THE BANGKO SENTRAL ng Pilipinas (BSP) may hike benchmark rates by 75 basis points (bps) this year to tame rising inflation and reduce currency risks following the US Federal Reserve’s tightening, Maybank Economics Research said.

The Philippines and Indonesia are expected to see 75 bps in rate increases this year, the biggest among Southeast Asian economies, Maybank Economics Research said in a note late Friday. Malaysia and Thailand are seen hiking rates by 35 bps, while Vietnam is seen raising policy rates by up to 50 bps by the end of 2022.

“ASEAN (Association of Southeast Asian Nations) central banks may have to deliver more rate hikes if currencies face selling pressure due to the Fed’s more aggressive hikes, or a larger-than-expected surge in inflation,” Maybank Economics Research said.

The BSP kept rates steady at record lows in March, citing the need to ensure economic recovery is already solid before it begins unwinding its pandemic-driven easy policy. At that meeting, the Monetary Board raised its inflation forecast to 4.3%.

BSP Governor Benjamin E. Diokno last month said they may consider a rate hike by June, taking into account the latest economic and labor market data to be released this month and next. This is more hawkish compared with his previous statements that the central bank will only start normalizing policy rates by the second half of the year.

The Monetary Board will hold its next policy review on May 19.

Meanwhile, the Fed increased rates by 25 bps and 75 bps in March and last week, respectively. It has signaled that more rate hikes are coming, together with the reduction in its asset holdings, as it gradually tapers its support for the economy.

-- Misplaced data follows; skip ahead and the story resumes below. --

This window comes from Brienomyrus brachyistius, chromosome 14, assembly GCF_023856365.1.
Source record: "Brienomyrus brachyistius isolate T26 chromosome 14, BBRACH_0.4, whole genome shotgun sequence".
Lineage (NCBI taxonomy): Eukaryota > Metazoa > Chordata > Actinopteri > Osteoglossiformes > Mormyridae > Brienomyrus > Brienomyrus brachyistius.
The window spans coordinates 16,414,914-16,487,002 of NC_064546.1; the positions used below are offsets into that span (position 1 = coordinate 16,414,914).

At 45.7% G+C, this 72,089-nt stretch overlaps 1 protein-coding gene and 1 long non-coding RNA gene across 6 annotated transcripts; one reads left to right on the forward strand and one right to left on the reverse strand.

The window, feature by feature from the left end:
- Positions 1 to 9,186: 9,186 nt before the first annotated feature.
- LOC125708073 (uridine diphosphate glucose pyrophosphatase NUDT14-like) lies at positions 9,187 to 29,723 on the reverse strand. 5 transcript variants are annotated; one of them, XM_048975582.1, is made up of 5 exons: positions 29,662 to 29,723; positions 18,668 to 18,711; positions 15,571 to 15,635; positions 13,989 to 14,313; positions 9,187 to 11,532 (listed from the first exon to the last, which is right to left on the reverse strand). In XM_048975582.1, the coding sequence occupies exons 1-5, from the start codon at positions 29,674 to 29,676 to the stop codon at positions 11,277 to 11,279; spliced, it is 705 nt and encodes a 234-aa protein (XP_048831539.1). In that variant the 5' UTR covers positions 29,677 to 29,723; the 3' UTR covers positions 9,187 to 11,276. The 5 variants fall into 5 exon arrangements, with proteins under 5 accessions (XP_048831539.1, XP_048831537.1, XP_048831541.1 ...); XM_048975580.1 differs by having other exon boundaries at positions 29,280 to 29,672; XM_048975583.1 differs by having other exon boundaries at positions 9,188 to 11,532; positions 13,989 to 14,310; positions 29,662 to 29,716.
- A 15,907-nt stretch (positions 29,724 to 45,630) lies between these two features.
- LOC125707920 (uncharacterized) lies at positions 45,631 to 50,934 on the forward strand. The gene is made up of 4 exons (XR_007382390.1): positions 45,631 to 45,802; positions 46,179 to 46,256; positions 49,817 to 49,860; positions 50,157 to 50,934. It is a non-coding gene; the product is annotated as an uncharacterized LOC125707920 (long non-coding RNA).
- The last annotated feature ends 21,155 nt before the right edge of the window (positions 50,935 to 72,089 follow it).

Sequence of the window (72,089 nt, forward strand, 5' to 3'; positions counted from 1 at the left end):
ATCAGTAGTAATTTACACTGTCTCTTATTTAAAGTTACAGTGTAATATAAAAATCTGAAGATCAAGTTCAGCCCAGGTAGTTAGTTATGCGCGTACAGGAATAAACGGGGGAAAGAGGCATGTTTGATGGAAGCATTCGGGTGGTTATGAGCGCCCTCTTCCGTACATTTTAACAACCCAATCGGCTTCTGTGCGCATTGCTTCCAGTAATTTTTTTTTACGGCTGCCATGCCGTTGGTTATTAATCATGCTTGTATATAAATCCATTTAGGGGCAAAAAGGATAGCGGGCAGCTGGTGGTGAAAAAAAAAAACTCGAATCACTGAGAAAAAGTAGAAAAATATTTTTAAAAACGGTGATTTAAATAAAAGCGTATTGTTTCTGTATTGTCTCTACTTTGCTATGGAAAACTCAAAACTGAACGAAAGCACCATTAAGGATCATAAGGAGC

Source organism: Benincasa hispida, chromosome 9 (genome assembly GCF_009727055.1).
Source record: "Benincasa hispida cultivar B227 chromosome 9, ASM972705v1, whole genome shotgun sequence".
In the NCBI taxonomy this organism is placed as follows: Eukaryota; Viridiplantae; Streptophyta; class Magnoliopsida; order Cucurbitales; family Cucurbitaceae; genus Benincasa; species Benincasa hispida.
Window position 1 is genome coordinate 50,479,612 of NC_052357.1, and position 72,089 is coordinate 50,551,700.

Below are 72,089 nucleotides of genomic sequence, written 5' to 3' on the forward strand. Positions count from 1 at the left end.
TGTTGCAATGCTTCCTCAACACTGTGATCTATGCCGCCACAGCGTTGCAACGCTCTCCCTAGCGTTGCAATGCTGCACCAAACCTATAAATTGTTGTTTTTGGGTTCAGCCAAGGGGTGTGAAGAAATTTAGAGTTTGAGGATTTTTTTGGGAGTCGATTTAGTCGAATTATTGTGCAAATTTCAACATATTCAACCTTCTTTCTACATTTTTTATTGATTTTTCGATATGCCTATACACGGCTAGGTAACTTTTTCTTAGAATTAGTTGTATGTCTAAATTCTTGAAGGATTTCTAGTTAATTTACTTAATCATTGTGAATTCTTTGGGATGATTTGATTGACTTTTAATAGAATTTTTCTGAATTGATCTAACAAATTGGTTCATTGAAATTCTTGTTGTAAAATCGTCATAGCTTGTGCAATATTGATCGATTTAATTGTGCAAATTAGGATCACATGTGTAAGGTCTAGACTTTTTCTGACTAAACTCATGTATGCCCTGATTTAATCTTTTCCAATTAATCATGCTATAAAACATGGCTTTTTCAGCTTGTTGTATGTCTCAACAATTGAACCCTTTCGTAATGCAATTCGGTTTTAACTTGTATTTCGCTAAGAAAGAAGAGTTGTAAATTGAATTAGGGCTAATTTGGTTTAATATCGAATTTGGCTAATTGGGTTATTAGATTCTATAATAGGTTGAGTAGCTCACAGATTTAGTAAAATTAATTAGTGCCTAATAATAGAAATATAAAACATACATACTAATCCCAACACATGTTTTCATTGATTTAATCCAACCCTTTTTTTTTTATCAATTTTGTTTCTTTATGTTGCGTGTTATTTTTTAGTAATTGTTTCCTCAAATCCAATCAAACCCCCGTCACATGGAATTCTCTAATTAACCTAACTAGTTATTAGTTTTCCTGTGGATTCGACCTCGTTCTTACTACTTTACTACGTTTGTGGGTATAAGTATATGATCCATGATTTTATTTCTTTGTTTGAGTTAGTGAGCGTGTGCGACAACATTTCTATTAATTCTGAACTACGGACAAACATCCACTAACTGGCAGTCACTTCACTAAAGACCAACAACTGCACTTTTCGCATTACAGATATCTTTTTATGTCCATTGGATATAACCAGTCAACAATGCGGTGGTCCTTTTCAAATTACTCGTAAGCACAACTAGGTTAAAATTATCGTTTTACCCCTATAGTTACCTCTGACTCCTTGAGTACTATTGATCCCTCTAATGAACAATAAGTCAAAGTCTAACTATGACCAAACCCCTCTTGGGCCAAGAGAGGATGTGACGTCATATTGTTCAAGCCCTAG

Maybank Economics Research said central banks in the region face mounting pressures to start hiking rates sooner amid global monetary policy tightening.

“A repeat of the 2013 taper tantrums and equity sell-off is unlikely given larger foreign exchange reserves and lower foreign investor positions. But tighter global monetary conditions and rising interest rates will dampen ASEAN’s recovery,” it said.

ASEAN central banks also have to confront rising inflation even as price increases remain relatively modest versus what has been seen in advanced economies, Maybank Economics Research said.

It added that every 10% rise in oil prices contributes about 40 bps to inflation reading. The war in Ukraine has stoked global commodity prices and inflation as Russia is among the world’s biggest exporters of oil.

Maybank also noted that the United Nations Food and Agriculture Organization Food Price Index climbed by 33.6% from a year ago to a new record in March, as prices for vegetable oils, cereals and meat each recorded all-time highs. This would affect countries where food is a significant part of the inflation basket, like the Philippines.

“Food accounts for the largest weight in ASEAN countries, with the largest weight in Thailand (38.1%), the Philippines (34.8%) and Vietnam (33.6%),” Maybank said.

Philippine inflation accelerated to a three-year high of 4.9% in April due to rising food, transport and utility prices. This is beyond the 2-4% target of the BSP for the year. — L.W.T. Noble